Our Cats and All About Them


This of all, as it depends entirely on its comeliness, should be graceful and elegant in the outline of its form and also action, the head small, not too round nor thick, for this gives a clumsy, heavy appearance, but broad on the forehead, and gently tapering towards the muzzle, the nose small, tip even and pink, the ears rather small than large, and not too pointed, the neck slender, shoulders narrow and sloping backwards, loin full and long, legs of moderate length, tail well set on, long, broad at the base, and gradually tapering towards the end; the white should be the yellow-white, that is, the white of the colours, such as tortoiseshell, red tabby or blues, not the gray-white bred from the black, as these are coarser in the quality of the furs. The eye should be large, round, full, and blue. I noted this peculiarity of white when breeding white Cochins many years ago; those chickens that were black when hatched were a colder and harder white than those which were hatched buff. This colouring of white should be fully borne in mind when crossing colours in breeding, as the results are widely different from the two varieties. The whole colour yellow-white will not do to match with blue or gray, as it will assuredly give the wrong tinge or colour.

The eyes should be blue; green is a great defect; bright yellow is allowable, or what in horses is called "wall eyes." Orange gives a heavy appearance; but yellow will harmonise and look well with a gray-white.

White cats with blue eyes are hardy. Mr. Timbs, in "Things Not Generally Known," relates that even they are not so likely to be deaf as is supposed, and mentions one of seventeen years old which retained its hearing faculties perfectly. Some specimens I have seen with one yellow eye and one blue; this is a most singular freak of nature, and to the best of my knowledge is not to be found among any of the other colours.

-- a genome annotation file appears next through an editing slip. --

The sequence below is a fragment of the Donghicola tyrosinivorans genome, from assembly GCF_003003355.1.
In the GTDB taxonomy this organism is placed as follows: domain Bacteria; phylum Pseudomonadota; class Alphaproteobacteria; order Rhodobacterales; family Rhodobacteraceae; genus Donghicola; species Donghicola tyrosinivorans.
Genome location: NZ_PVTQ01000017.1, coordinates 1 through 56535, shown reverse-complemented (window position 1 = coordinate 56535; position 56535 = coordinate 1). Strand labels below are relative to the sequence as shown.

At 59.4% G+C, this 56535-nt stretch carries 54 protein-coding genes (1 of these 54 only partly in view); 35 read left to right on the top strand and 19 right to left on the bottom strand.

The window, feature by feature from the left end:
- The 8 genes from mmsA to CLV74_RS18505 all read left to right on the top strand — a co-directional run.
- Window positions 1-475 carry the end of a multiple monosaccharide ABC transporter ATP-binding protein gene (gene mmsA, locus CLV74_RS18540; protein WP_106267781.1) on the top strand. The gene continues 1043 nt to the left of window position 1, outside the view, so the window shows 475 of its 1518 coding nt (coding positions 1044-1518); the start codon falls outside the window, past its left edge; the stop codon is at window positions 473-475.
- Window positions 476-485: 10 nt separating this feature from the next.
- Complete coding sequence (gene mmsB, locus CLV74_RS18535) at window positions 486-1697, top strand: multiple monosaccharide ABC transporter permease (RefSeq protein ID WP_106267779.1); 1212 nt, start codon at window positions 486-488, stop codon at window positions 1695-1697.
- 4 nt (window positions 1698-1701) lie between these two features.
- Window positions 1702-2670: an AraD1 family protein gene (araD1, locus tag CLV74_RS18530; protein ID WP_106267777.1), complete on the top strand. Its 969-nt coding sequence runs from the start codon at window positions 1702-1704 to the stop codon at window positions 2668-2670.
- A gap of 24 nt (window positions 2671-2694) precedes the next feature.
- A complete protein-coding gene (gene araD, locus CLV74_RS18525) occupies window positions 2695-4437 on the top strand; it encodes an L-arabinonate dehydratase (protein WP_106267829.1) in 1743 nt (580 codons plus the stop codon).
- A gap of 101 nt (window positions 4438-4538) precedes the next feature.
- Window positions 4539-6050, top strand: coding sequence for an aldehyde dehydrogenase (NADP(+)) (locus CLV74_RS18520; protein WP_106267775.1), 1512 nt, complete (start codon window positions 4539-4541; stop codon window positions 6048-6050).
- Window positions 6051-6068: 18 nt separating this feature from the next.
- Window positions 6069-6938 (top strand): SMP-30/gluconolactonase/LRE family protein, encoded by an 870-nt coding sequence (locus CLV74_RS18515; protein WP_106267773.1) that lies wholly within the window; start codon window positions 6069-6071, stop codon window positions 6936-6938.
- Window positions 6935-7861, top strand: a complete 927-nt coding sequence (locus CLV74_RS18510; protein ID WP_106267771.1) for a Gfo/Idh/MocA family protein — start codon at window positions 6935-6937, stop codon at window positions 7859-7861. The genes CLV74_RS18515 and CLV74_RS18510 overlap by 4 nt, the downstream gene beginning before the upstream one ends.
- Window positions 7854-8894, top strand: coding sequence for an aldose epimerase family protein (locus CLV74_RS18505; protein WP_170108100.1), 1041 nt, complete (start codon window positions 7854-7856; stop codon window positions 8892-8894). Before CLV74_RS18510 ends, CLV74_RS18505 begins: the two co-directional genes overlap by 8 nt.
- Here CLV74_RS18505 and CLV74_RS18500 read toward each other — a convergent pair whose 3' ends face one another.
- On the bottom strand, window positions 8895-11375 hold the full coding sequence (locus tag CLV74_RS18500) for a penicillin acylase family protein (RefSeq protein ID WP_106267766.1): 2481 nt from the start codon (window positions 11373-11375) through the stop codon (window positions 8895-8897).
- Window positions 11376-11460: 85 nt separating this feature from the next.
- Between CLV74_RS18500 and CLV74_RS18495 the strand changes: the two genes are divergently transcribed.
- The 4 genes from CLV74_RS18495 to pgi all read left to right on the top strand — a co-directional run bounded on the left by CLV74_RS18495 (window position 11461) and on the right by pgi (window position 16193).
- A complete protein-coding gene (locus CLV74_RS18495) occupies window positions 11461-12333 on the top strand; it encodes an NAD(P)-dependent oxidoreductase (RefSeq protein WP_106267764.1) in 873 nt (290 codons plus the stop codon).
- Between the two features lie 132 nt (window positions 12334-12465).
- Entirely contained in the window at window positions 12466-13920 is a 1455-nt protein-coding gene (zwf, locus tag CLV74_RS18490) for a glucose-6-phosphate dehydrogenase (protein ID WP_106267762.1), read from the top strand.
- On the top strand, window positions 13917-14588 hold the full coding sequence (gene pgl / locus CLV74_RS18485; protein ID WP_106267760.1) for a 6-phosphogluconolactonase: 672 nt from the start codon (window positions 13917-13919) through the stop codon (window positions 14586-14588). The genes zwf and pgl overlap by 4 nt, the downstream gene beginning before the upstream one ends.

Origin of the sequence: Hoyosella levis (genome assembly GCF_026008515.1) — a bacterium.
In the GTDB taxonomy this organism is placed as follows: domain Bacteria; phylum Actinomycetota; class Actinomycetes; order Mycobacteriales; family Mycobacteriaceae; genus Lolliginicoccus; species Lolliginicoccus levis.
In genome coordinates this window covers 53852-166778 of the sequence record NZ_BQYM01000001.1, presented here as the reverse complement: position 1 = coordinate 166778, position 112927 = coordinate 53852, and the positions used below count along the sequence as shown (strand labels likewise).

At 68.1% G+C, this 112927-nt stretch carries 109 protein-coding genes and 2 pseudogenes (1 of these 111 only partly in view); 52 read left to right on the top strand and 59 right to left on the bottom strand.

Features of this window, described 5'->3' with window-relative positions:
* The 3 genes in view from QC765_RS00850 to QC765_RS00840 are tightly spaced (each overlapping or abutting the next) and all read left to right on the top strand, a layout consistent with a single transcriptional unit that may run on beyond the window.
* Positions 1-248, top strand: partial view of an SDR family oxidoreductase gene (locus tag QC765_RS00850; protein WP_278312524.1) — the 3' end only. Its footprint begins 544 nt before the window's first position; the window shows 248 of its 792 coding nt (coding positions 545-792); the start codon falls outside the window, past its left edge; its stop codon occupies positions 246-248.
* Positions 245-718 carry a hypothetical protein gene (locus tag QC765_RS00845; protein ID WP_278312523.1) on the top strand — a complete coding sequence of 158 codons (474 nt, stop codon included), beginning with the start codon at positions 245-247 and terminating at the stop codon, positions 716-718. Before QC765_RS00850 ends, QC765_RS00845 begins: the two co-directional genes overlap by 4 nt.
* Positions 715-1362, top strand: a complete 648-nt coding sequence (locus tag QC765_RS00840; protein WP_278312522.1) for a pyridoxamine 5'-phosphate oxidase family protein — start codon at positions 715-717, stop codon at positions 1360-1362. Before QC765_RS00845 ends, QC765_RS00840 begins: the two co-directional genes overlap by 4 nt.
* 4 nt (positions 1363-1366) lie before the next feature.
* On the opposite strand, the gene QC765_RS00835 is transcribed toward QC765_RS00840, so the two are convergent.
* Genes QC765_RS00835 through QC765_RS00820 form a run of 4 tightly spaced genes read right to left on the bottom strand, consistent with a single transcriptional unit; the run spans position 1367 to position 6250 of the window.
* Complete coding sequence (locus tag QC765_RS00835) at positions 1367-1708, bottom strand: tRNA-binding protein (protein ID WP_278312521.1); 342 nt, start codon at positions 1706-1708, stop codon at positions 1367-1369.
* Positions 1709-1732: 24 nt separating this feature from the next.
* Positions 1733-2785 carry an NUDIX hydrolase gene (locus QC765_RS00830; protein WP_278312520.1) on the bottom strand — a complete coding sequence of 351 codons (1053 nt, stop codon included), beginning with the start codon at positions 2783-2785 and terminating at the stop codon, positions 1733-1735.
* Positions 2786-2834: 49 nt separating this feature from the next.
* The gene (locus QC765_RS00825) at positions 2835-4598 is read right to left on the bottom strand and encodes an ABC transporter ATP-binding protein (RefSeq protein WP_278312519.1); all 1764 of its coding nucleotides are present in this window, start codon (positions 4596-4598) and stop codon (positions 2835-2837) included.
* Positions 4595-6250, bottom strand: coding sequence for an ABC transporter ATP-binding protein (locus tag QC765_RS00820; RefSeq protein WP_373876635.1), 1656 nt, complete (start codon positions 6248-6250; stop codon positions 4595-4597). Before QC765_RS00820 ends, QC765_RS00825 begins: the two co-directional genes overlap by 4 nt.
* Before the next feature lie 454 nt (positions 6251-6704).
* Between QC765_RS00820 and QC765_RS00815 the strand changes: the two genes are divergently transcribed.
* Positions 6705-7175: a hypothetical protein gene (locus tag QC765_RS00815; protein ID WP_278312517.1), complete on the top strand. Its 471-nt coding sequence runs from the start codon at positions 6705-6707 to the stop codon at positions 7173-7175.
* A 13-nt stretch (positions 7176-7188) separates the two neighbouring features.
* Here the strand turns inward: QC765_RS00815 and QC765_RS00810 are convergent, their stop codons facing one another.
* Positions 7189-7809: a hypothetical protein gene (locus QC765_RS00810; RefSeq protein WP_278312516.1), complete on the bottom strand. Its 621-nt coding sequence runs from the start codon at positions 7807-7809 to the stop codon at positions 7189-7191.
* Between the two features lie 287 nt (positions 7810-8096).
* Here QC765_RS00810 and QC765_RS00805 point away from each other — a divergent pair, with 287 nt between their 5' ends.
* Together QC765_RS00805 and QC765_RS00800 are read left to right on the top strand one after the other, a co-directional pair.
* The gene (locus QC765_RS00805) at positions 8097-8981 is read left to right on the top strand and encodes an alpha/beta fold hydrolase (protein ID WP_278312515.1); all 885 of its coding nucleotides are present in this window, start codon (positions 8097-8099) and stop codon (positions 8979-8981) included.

It is stated that one of the white horses recently presented by the Shah of Persia to the Emperor of Russia has blue eyes. I can scarcely credit this, but think it must be a true albino, with the gray-pink coloured eyes they generally have, or possibly the blue eye is that peculiar to the albino cat and horse, as I have never seen an albino horse or cat with pink eyes but a kind of opalesque colour, or what is termed "wall eye." No doubt many of my readers have observed the differences in the white of our horses, they mostly being the gray-white, with dark skin; but the purer white has a pink skin, and is much softer and elegant in appearance. It is the same with our white cats.


It is often said "What's in a name?" the object, whatever it is, by any other would be the same, and yet there is much in a name; but this is not the question at issue, which is that of colour. Why should a black cat be thought so widely different from all others by the foolish, unthinking, and ignorant? Why, simply on account of its colour being black, should it have ascribed to it a numberless variety of bad omens, besides having certain necromantic power? In Germany, for instance, black cats are kept away from children as omens of evil, and if a black cat appeared in the room of one lying ill it was said to portend death. To meet a black cat in the twilight was held unlucky. In the "good old times" a black cat was generally the only colour that was favoured by men reported to be wizards, and also were said to be the constant companions of reputed witches, and in such horror and detestation were they then held that when the unfortunate creatures were ill-treated, drowned, or even burned, very frequently we are told that their cats suffered martyrdom at the same time. It is possible that one of the reasons for such wild, savage superstition may have arisen from the fact of the larger amount of electricity to be found by friction in the coat of the black cat to any other; experiments prove there is but very little either in that of the white or the red tabby cat. Be this as it may, still the fact remains that, for some reason or other, the black cat is held by the prejudiced ignorant as an animal most foul and detestable, and wonderful stories are related of their actions in the dead of the night during thunder-storms and windy nights. Yet, as far as I can discover, there appears little difference either of temper or habit in the black cat distinct from that of any other colour, though it is maintained by many even to this day that black cats are far more vicious and spiteful and of higher courage, and this last I admit. Still, when a black cat is enraged and its coat and tail are well "set up," its form swollen, its round, bright, orange-yellow eye distended and all aglow with anger, it certainly presents to even the most impartial observer, to say the least of it, a most "uncanny" appearance. But, for all this, their admirers are by no means few; and, to my thinking, a jet-black cat, fine and glossy in fur and elegantly formed, certainly has its attractions; but I will refer to the superstitions connected with the black cat further on.